One of the trickiest things about saving for retirement is estimating your future living costs. After all, it's hard to predict the extent to which inflation will rear its ugly head and how lifestyle changes will cause your budget to shift.
Interestingly enough, 44% of workers aged 50 and over think their living expenses will stay the same once they leave their careers behind, according to the Nationwide Retirement Institute. At the same time, 34% expect their living costs to decrease, while 22% expect them to go up. The question is: Who's right?
What will your living costs look like in retirement?
Without a crystal ball, it's impossible to say what your expenses will entail as you age. But it's pretty safe to assume that many of your current bills will remain mostly the same, such as groceries, clothing, utilities, and other such basics that all of us need regardless of whether we're working. Now keep in mind that the cost of these items is likely to rise over time because that's just how inflation works. But inflation aside, you can probably use the amount you're spending pre-retirement as a benchmark for what you'll spend during your golden years.
You may even come to find that some of your costs go down in retirement, such as transportation. Imagine you no longer need a second vehicle to commute to work and can therefore unload that expense. Between your car payment, insurance, maintenance, and fuel costs, that's some nice savings right there. Unfortunately, transportation might be your only expense that goes down substantially.
Now let's talk about housing, because that one is iffy. Your housing costs might go down in retirement if you pay off your mortgage while you're still working, but property taxes have a tendency to climb over time, and as your home ages, it's bound to require more maintenance and repairs. Therefore, while you might unload your mortgage payment itself, the amount you spend to keep that home standing could wipe out any associated savings. On the other hand, you also have the option to downsize, which would allow you to cut your housing expenses and give you a bit more breathing room.
But while many of your living expenses might dip slightly or stay the same in retirement, two that are likely to rise are none other than healthcare and leisure. It's estimated that the average 65-year-old man today will spend $189,687 on healthcare in retirement. For the typical 65-year-old woman, that total climbs to $214,565. Furthermore, since retiring means having more free time on your hands, it stands to reason that you might increase your leisure spending to keep yourself occupied. But don't kid yourself -- those museum outings, local plays, and early-bird specials can quickly add up. That's why you're best off assuming your living costs won't drop significantly in retirement and preparing accordingly.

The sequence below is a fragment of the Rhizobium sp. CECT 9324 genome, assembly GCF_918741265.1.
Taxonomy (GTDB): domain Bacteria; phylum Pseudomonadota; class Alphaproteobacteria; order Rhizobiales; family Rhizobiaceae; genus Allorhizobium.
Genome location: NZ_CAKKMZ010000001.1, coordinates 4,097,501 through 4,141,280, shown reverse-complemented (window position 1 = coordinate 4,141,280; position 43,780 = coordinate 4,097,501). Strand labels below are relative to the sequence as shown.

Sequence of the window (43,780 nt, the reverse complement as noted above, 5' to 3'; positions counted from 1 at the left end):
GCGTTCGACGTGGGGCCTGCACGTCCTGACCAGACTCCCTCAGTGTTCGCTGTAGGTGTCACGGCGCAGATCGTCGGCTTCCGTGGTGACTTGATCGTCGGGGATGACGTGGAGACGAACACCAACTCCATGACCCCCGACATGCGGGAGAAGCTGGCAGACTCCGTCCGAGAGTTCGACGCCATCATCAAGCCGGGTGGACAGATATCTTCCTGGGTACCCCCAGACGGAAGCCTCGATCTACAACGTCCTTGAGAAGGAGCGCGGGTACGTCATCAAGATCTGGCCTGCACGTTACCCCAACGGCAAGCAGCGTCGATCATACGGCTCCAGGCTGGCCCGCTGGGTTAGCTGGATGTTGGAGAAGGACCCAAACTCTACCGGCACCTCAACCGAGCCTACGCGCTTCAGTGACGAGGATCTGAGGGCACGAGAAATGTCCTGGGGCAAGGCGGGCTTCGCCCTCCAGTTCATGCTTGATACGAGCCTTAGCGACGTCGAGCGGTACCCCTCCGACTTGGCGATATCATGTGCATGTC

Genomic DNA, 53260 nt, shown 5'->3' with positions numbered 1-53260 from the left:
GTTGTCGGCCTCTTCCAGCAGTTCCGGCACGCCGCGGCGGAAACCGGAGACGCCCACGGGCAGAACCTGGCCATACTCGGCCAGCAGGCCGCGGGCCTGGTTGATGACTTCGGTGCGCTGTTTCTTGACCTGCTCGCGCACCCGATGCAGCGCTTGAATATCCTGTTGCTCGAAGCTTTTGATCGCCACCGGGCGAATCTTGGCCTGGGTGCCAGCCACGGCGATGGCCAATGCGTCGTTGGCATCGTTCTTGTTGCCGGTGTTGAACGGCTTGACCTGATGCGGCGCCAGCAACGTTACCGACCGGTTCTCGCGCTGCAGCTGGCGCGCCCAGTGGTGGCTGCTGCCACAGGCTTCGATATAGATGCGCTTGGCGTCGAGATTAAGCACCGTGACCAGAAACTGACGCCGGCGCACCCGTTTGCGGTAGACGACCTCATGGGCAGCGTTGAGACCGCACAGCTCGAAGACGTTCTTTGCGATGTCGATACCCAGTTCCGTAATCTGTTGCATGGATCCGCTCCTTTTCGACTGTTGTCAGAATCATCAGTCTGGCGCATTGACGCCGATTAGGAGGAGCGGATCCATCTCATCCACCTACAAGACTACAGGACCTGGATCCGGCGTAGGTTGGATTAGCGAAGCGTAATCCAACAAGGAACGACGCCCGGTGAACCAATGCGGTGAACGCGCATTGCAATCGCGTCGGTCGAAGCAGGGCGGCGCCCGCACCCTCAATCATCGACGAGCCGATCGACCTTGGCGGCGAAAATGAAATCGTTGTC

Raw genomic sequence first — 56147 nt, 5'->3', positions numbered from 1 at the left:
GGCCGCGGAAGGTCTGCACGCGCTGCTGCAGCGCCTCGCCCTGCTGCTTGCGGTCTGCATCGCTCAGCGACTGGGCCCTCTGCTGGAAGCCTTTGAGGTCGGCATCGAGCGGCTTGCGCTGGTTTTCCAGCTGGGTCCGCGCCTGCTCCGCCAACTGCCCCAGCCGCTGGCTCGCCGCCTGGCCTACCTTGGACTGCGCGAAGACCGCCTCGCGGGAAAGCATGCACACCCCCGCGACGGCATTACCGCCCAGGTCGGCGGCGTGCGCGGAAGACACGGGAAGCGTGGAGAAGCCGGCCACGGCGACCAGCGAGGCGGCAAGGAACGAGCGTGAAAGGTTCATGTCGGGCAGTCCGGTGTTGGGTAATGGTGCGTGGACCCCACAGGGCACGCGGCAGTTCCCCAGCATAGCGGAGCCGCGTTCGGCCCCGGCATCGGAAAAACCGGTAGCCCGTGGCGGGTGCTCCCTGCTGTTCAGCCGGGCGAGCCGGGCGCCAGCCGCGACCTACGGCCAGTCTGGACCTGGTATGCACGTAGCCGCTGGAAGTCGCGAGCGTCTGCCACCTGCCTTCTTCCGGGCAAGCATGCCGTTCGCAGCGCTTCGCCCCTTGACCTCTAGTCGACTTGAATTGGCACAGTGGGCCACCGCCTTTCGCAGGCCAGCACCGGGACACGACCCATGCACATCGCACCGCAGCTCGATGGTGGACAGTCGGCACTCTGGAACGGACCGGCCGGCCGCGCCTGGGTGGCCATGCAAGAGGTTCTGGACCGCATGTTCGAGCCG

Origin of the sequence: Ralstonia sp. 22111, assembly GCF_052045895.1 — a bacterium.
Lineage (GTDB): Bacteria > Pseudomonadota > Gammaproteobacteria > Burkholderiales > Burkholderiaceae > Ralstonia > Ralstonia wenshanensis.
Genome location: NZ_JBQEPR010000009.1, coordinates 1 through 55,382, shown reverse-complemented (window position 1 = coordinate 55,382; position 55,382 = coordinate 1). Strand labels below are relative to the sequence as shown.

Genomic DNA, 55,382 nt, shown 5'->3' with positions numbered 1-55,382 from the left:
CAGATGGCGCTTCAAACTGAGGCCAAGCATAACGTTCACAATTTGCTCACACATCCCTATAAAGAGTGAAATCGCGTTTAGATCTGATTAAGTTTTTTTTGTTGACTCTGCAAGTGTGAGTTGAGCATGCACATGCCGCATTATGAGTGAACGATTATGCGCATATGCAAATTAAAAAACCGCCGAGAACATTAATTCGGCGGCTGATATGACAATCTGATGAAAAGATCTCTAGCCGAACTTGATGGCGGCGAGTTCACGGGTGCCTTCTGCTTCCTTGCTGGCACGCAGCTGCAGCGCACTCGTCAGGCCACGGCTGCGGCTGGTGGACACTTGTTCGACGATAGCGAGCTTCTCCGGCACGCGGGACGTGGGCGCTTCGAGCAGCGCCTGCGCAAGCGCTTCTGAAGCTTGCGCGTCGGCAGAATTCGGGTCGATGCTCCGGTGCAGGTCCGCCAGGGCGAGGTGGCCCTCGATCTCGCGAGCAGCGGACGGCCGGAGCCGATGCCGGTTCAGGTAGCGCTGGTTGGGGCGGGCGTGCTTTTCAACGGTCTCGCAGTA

Saving to fund your future
Most seniors need roughly 80% of their previous earnings to live comfortably in retirement, and that tells us that the majority won't see much of a drop in their living costs. After all, financial experts these days are urging workers to set aside 15% to 20% of their earnings for the future, and that's great advice. If we back out that 15% o 20%, an 80% income replacement target fits just right.
Furthermore, you should know that 46% of seniors spend more money, not less, on living costs during their first two years of retirement, according to the Employee Benefit Research Institute. For 33% of seniors, that habit continues for six years into retirement.
The punchline, therefore, is that you need to be prepared financially for the costs that lie ahead, keeping in mind that Social Security will only pick up a portion of that tab. The good news, however, is that if you save consistently throughout your career, or make a major catchup effort later on, you can accumulate enough wealth to cover your expenses and avoid the financial stress so many of today's retirees face.
If you have another 35 years of work ahead of you and commit to setting aside $500 a month for the future, you'll end up with roughly $1 million if your investments generate an average annual 7% return during that time (more than doable with stocks). If you're older, you'll need to go big. Max out a 401(k) at the current annual $24,500 limit between the ages of 50 and 70, however, and you'll be sitting on that same $1 million come retirement.
Though it's hard to get a handle on what your exact living costs will be in retirement, don't assume they'll magically shrink. Err on the side of caution, and with any luck, you'll wind up with plenty of money to cover whatever bills eventually come your way.